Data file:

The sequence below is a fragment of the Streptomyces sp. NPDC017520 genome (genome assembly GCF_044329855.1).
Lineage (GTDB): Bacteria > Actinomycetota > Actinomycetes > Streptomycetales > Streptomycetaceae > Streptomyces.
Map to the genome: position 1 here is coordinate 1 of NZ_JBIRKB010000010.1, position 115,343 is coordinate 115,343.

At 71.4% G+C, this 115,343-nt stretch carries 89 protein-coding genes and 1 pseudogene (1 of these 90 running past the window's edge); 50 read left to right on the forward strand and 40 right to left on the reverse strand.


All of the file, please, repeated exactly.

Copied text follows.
The sequence below is a fragment of the Streptomyces sp. NPDC017520 genome (genome assembly GCF_044329855.1).
Lineage (GTDB): Bacteria > Actinomycetota > Actinomycetes > Streptomycetales > Streptomycetaceae > Streptomyces.
Map to the genome: position 1 here is coordinate 1 of NZ_JBIRKB010000010.1, position 115,343 is coordinate 115,343.

At 71.4% G+C, this 115,343-nt stretch carries 89 protein-coding genes and 1 pseudogene (1 of these 90 running past the window's edge); 50 read left to right on the forward strand and 40 right to left on the reverse strand.